What Is The Rule Of Thirds?
The Rule of Thirds is a photography technique that applies to the overall composition of a photograph and where the main subject lies within the shot. Using this technique enhances the visual interest of your photo and allows you to show off your artistic abilities.
The best part about Rule of Thirds is how simple it is. Imagine a photo broken into 9 equal squares. To do that, you’d need two parallel horizontal lines and 2 parallel vertical lines, all equally spaced.
How Do I Apply The Rule Of Thirds In My Photos?
Now, to follow the Rule of Thirds, the subject of the photo (or whatever important compositional elements you are capturing) should be placed either along these imaginary vertical and/or horizontal lines, or at their intersections (sometimes referred to as the “sweet spots”).
The result of this technique is to create a more interesting and eye-pleasing photo. The idea is that the photo will feel more natural, dynamic and balanced.
Why Is This Rule So Important In Food Photography?
As I mentioned in my post on 18 Food Photography Tips, the eye wants contrast when looking at photos. Contrast makes what we’re looking at more interesting (read: less boring). To that point, the Rule of Thirds helps you avoid placing the subject directly in the center of a frame.
Your food photography will look more interesting, balanced, and enticing by following this simple rule.
The good news is that, while the Rule of Thirds is one of the more useful and impactful food photography techniques, it also happens to be one of the easiest to learn and practice. Yay! All you have to do is imagine the frame broken into those 9 equal squares and then align your subject accordingly.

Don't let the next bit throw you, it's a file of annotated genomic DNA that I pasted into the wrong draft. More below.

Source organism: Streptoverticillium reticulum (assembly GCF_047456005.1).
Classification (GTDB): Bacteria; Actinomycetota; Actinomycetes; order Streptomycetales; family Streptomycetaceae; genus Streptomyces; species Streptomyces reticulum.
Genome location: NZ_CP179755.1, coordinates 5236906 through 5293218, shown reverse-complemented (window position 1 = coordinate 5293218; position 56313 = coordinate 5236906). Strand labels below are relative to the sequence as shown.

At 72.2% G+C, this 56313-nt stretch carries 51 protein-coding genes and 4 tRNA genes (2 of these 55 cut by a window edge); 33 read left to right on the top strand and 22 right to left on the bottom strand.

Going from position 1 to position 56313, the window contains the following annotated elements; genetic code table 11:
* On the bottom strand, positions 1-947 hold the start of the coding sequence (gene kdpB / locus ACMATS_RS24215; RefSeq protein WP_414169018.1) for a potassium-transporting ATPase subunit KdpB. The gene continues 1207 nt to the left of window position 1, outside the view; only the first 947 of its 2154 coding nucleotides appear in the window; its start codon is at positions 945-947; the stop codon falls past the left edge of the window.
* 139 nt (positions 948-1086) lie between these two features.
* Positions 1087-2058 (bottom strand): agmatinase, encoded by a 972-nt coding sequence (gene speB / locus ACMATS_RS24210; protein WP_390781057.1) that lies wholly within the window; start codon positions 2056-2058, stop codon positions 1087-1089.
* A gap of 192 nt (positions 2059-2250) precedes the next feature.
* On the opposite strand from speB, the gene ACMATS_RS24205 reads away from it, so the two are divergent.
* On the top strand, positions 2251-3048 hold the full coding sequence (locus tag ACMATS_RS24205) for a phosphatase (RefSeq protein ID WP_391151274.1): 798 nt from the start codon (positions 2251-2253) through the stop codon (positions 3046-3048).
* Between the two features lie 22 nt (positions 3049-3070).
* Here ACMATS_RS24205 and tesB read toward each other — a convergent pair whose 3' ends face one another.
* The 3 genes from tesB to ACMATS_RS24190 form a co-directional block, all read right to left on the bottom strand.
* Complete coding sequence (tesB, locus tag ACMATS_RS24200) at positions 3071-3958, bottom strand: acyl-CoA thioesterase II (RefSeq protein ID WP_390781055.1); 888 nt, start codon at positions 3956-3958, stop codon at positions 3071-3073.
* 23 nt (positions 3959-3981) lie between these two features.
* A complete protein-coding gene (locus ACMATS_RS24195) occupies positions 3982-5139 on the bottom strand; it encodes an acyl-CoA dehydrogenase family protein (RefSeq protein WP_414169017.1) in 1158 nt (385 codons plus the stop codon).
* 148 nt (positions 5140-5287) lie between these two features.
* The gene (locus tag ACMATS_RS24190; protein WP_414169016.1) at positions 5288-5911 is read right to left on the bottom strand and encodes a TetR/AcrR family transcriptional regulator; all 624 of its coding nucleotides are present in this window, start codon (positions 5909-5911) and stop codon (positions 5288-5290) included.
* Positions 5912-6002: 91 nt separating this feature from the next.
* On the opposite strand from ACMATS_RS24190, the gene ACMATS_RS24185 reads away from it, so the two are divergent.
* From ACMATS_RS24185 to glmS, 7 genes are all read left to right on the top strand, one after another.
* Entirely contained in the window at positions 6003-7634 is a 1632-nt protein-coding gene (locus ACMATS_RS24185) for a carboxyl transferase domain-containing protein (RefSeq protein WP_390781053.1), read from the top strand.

Paying attention to and following the Rule of Thirds in your food photography will also help you to notice everything else within the frame. You’ll start noticing the white space (areas with no real compositional elements) and whether you need to add anything to enhance those areas.
You’ll start looking at your photo as a whole, rather than just focusing (ha – pun totally intended!) on the main subject. This will all help to improve the overall composition of your photo and will make you a better photographer.
Breaking The Rule
While this technique is very helpful and makes a dramatic impact on the composition of your photo, it should be treated as a guideline, not as a mandatory rule. That being said, some photos work perfectly well and, in fact better, with the subject remaining completely centered within the frame.
This may be the case with an expansive nature landscape shot, a portrait of a face, or even a platter of a whole roasted turkey. In these cases, breaking the rule will actually help increase visual interest and make the shot more dynamic. So feel free to break this rule as needed.
Can I Apply This Rule In Post-Editing?
Yes, absolutely! If you happen to forget to apply this rule when shooting your photos, it’s often possible to “fix” the photo in editing.
Using a photo editing software (I use Adobe Lightroom), you can crop the image to a point where the main subject is no longer centered. Hooray for post edits!
Want More Photo Tips?
If you’re looking for recommendations on food photography equipment, check out My Camera Bag post.
If you’d like to learn more about my upcoming course on Food Photography, go here.
I wish you the best of luck in improving your food photography. It’s a fun and exciting challenge and I find I learn more (and have more to learn!) every day. Please let me know what you think of this post below in the comments!
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